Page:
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Who plead for love, and look for recompence,
More than that tongue that more hath more exprest.
O learn to read what silent love hath writ !
To hear what eyes belong to love's fine wit.
My glass shall not persuade me I am old,
So long as youth and thou art of one date;
But when in thee time's sorrows I behold,
Then look I death my days should expiate.
For all that beauty that doth cover thee,
Is but the seemly raiment of my heart,
Which in thy breast doth live, as thine in me;
How can I then be elder than thou art!
O, therefore, love! be of thyself so weary,
As I, not for myself, but for thee, will,
Bearing thy heart, which I will keep so chary,
As tender nurse her babe from faring ill.
Presume not on thy heart, when mine is slain ;
Thou gav'st me thine, not to give back again.
Sweet Cytherea sitting by a brook,
With young Adonis, lovely, fresh, and green,
Did court the lad with many a lovely look,
Such looks as none could look but beauty's queen.
She told him stories to delight his ear;
She show'd himn favours to allure his eye;
To win his heart, she touch'd him here and there;
Touches so soft, still conquer chastity.
But whether unripe years did want conceit,
Or he refus'd to take her figur'd proffer,
The tender nibbler would not touch the bait,
But smile and jest at every gentle offer :
Then fell she on her back, fair queen, and toward ;
He rose and ran away. Ah, fool, too froward !
If love make me foresworn, how shall I swear to love? Oh! never faith could hold, if not to beauty vow'd ; Tho' to myself forsworn, to thee I'll constant prove. Those thoughts to me like oaks, to thee like osiers bow'd.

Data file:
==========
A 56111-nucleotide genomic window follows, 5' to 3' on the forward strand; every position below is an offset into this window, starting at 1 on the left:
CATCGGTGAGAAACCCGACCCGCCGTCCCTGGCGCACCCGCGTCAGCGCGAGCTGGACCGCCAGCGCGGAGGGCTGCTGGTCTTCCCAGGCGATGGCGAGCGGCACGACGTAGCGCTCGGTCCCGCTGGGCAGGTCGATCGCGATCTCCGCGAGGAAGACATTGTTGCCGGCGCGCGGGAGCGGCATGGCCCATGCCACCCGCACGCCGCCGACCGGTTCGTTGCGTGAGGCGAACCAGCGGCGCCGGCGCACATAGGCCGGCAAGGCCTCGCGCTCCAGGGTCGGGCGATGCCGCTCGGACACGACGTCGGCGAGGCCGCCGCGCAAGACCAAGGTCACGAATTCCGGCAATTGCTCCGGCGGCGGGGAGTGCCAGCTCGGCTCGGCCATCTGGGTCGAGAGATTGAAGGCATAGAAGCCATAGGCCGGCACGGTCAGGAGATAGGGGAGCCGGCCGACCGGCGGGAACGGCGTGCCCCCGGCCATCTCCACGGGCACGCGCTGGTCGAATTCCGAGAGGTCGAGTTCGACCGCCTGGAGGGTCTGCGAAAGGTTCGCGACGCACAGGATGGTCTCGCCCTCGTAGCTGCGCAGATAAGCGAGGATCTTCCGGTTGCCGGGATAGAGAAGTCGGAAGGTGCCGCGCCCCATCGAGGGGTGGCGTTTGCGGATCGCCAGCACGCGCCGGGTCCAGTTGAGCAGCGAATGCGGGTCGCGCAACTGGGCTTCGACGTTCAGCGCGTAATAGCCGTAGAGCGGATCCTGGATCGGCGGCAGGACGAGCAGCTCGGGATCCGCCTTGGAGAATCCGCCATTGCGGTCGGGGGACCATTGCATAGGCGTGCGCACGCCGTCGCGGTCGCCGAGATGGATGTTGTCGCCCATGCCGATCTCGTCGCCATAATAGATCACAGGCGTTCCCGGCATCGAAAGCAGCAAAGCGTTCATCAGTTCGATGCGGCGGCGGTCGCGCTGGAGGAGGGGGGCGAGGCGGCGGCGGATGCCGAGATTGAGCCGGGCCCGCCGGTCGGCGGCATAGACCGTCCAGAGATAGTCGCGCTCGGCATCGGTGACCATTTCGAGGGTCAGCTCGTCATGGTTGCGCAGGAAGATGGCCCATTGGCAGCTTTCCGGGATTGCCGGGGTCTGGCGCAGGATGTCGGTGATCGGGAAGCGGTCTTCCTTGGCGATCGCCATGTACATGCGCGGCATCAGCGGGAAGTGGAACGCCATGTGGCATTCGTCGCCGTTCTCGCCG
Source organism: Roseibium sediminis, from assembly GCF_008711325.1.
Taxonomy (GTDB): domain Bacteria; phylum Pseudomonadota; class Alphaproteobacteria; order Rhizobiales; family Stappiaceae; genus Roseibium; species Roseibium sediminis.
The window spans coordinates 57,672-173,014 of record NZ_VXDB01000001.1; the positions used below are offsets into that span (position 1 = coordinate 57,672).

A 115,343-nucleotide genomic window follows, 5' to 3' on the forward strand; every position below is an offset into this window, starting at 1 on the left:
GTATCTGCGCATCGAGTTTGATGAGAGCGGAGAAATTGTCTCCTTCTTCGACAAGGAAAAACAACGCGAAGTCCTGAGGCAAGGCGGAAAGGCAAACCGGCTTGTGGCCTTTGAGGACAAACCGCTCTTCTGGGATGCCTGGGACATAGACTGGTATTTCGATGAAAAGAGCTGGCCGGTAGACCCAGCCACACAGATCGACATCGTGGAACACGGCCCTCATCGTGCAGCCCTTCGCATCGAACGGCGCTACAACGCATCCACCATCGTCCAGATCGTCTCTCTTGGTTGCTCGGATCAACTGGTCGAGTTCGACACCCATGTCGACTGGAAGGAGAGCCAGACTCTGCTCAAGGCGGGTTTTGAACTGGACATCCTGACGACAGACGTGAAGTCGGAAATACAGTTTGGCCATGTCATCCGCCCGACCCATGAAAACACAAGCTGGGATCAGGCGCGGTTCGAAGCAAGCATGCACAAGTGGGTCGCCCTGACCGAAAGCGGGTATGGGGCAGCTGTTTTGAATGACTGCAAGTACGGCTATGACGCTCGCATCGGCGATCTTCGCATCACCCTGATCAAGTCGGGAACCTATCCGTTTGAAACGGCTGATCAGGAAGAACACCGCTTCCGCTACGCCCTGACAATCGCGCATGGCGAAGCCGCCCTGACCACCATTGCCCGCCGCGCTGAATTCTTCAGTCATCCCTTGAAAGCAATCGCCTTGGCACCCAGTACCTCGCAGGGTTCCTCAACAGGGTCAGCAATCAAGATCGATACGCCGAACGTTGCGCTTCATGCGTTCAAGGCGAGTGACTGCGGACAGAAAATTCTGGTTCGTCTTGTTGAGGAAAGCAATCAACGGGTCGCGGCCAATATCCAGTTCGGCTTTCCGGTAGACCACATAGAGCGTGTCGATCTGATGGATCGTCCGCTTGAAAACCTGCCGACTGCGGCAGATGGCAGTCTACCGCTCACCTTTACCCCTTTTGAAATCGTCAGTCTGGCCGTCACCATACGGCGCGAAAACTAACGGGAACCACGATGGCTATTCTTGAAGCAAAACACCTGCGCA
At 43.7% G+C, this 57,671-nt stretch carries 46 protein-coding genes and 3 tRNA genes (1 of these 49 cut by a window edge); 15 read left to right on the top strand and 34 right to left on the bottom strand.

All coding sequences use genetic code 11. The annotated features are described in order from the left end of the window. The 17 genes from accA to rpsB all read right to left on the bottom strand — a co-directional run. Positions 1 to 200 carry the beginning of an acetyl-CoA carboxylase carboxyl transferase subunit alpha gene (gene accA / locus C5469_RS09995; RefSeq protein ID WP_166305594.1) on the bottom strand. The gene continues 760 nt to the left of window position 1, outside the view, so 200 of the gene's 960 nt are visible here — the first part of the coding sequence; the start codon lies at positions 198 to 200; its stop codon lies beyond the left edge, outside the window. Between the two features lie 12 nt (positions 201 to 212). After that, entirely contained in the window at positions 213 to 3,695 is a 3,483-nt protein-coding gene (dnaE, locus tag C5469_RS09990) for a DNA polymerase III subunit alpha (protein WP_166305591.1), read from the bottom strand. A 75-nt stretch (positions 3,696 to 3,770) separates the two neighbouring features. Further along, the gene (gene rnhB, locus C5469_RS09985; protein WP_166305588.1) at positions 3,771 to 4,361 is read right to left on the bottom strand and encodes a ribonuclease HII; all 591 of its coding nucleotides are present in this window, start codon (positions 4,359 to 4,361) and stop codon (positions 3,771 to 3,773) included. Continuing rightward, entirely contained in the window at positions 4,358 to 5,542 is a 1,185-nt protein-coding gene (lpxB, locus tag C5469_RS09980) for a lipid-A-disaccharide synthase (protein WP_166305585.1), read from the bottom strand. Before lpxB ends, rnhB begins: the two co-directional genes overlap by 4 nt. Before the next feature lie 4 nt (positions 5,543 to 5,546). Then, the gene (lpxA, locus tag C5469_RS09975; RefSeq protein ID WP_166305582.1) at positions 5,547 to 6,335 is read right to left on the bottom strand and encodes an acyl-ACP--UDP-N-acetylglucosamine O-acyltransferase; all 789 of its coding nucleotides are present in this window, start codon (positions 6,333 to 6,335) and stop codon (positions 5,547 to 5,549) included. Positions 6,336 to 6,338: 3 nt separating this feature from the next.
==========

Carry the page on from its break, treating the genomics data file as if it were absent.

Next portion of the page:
Study his bias leaves, and make his book thine eyes, Where all those pleasures live, that art can comprehend. If knowledge be the mark, to know thee shall suffice : Well learned is that tongue,that well can thee commend ; All ignorant that soul, that sees thee without wonder, Which is to me some praise, that I thy parts admire: Thine eye Jove's lightning seems, thy voice his dreadful
Which (not to anger bent) is music and sweet fire.
Celestial as thou art, oh, do not love that wrong!
To sing heaven's praise with such an earthly tongue.
THE EXCHANGE. A woman's face, with nature's own hand painted, Hast thou, the master, mistress of my passion; A woman's gentle heart, but not acquainted With shifting change, as is false women's fashion; An eye more bright than theirs, less false in rolling, Gilding the object whereupon it gazeth; A man in hue all hue in his controling, Which steals men's eyes, and women's souls amazeth : And for a woman wert thou first created, Till nature, as she wrought thee, fell a doating, And by addition me of thee defeated; By adding one thing, to my purpose nothing. But since she prick'd thee out for women's pleasure, Mine be thy love, and thy love's use their treasure.,